Resurrection Schools

Resurrection2When representatives of the Nativity Network, the Lasallian Association of Miguel Schools (LAMS), and the Foundation for NativityMiguel Schools met in Washington, DC in 2006 to discuss the merger of all three organizations into one unified network, there was extensive conversation about the name by which this network of schools would be known. The school leaders who had assembled brainstormed a full whiteboard of possible names. While ultimately it was decided that NativityMiguel was an established brand with name recognition across the country, there was one other name that had gained considerable traction: Resurrection Schools. While we remain the NativityMiguel Coalition, Resurrection does capture who we are and what we are all about.

Good Friday is the worldview for so many of our students who live in communities often marked by violence and death.  The scenes that too often play out in these neighborhoods mirror the crucifixion story – depravity, persecution, scourge, hopelessness. In the last few months, several school leaders have conveyed stories of students who have lost family members to an act of violence, of violent situations that have erupted on the block where the school is located, and of graduates that have become entangled in violent situations with tragic consequences. Unfortunately many of our students feel as if the world is against them and that they have been abandoned. While this sentiment may be typical for adolescents from all socio-economic backgrounds, for students living in impoverished neighborhoods branded by empty lots and boarded up houses, drugs and gangs, or by adults who are either not working or working two or three jobs and just getting by, it is easy to see how they think that they have been forsaken by America’s opportunity and that they are destined for hardship and poverty no matter what they do.

In the midst of the sadness and solemnness of Good Friday, there are moments in the crucifixion story that hint of what is to come – the supportive presence of family, the gentle act of compassion of a woman who wipes Jesus face, the help that Simon provides with a heavy cross, the resiliency of Jesus to get up again even when he keeps falling. Moments like these are found each day in our schools, families and communities, and these small gestures are meaningful in shaping how our students see the world and their purpose in the world. If Good Friday is your worldview, how do you awaken your mind and heart to the glimpses of light in your life? How do you embrace love rather than betrayal? How do you focus on liberation rather than oppression? How do you give yourself to life rather than death? One of our principals said that when the school asked a group of students to rewrite the mission statement for the school they removed identifiers like ‘low-income’ and ‘at-risk’ and opted to focus on the opportunities that the mission affords. This mindset does not excuse, dismiss or avoid the reality in which our students live, rather it is a conscious and intentional decision to focus on the positive assets and strengths in their lives and to trust in the possibilities of what lies ahead.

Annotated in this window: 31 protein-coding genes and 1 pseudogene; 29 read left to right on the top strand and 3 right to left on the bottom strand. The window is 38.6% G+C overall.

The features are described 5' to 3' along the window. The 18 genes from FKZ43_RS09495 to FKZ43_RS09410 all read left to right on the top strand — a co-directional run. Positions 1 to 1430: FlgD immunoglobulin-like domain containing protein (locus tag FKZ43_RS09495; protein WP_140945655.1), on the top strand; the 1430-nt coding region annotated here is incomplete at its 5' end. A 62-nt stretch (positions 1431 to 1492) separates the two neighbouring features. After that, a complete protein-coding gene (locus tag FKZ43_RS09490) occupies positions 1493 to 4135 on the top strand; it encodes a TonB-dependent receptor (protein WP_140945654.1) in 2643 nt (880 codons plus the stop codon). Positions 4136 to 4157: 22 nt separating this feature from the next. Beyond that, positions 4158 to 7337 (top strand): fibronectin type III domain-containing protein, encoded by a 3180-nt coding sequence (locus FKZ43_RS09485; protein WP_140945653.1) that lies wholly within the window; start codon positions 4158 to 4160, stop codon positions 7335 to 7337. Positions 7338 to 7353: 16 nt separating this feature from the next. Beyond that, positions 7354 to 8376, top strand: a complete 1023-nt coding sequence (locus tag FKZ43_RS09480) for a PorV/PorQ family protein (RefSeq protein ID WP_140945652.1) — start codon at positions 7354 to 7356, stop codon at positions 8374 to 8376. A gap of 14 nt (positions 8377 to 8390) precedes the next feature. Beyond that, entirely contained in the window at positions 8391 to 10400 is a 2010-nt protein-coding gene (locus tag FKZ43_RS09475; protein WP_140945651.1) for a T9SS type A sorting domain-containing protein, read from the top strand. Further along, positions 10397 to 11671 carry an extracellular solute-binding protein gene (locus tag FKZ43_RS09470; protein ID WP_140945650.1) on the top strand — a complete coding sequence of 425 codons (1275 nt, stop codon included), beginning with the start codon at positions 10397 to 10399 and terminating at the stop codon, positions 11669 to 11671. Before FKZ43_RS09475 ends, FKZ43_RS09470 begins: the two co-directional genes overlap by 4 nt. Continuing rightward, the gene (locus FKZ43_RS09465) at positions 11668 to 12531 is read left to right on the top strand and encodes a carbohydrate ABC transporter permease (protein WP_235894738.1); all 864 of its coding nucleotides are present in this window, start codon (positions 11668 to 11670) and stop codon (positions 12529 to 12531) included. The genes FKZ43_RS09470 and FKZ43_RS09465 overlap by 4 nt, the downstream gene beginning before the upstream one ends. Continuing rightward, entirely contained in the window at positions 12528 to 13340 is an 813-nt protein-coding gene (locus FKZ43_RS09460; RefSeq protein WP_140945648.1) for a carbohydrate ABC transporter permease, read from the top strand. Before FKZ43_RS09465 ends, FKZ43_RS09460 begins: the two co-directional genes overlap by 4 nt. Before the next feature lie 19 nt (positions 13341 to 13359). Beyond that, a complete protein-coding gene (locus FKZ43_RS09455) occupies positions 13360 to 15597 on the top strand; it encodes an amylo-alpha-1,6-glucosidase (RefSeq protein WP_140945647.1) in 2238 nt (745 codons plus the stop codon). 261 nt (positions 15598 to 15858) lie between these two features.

Good Friday leads to the intense glory of Easter Sunday when the rock before the tomb has been rolled away giving way to new life. The mission of our schools is built on the movement from Good Friday to Easter Sunday, from the Crucifixion to the Resurrection. Even in the deepest poverty and despair, the Resurrection deepens our faith that the sacrifices of today will yield a new reality tomorrow. While hope in the abundance of new life is conveyed in many stories and in many images of the spring season, Jesus’ Resurrection reinforces that our transformation is much greater than our self.  This is core to our schools in two ways: First, our schools believe that the glory of this new life is intended for a purpose, meaning, and reason much greater than we will ever know. While we are overjoyed at the growth of a single student, it is the selfless contribution that each student will make to the community and world that truly embodies the beauty and power of the Resurrection in our educational mission. Secondly, and most distinctly, our schools believe that God is present throughout, opening eyes, hearts and minds to be fully aware to a spirit that grants the wisdom and courage to push beyond what we ever thought was possible.

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